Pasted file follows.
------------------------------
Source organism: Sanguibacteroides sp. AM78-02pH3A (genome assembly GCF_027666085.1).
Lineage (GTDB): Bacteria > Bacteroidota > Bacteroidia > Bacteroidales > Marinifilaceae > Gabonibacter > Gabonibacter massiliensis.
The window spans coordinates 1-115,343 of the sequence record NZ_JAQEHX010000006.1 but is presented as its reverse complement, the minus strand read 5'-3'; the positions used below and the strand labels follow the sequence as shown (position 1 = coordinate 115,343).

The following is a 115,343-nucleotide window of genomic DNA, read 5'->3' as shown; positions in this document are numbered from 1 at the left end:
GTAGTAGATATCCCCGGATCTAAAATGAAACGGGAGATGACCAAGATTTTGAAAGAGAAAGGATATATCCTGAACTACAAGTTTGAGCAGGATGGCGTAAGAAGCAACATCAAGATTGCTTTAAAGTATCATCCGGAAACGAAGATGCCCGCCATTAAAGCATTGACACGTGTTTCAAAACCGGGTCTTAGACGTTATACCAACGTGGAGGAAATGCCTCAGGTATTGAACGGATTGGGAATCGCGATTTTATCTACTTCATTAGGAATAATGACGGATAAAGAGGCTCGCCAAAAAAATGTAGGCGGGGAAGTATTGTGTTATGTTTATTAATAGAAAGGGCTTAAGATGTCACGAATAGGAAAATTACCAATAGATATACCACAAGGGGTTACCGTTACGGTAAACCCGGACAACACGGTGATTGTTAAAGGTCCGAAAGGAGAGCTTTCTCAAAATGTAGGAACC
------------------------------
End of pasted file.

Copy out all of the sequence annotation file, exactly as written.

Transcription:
Source organism: Sanguibacteroides sp. AM78-02pH3A (genome assembly GCF_027666085.1).
Lineage (GTDB): Bacteria > Bacteroidota > Bacteroidia > Bacteroidales > Marinifilaceae > Gabonibacter > Gabonibacter massiliensis.
The window spans coordinates 1-115,343 of the sequence record NZ_JAQEHX010000006.1 but is presented as its reverse complement, the minus strand read 5'-3'; the positions used below and the strand labels follow the sequence as shown (position 1 = coordinate 115,343).

The following is a 115,343-nucleotide window of genomic DNA, read 5'->3' as shown; positions in this document are numbered from 1 at the left end:
GTAGTAGATATCCCCGGATCTAAAATGAAACGGGAGATGACCAAGATTTTGAAAGAGAAAGGATATATCCTGAACTACAAGTTTGAGCAGGATGGCGTAAGAAGCAACATCAAGATTGCTTTAAAGTATCATCCGGAAACGAAGATGCCCGCCATTAAAGCATTGACACGTGTTTCAAAACCGGGTCTTAGACGTTATACCAACGTGGAGGAAATGCCTCAGGTATTGAACGGATTGGGAATCGCGATTTTATCTACTTCATTAGGAATAATGACGGATAAAGAGGCTCGCCAAAAAAATGTAGGCGGGGAAGTATTGTGTTATGTTTATTAATAGAAAGGGCTTAAGATGTCACGAATAGGAAAATTACCAATAGATATACCACAAGGGGTTACCGTTACGGTAAACCCGGACAACACGGTGATTGTTAAAGGTCCGAAAGGAGAGCTTTCTCAAAATGTAGGAACC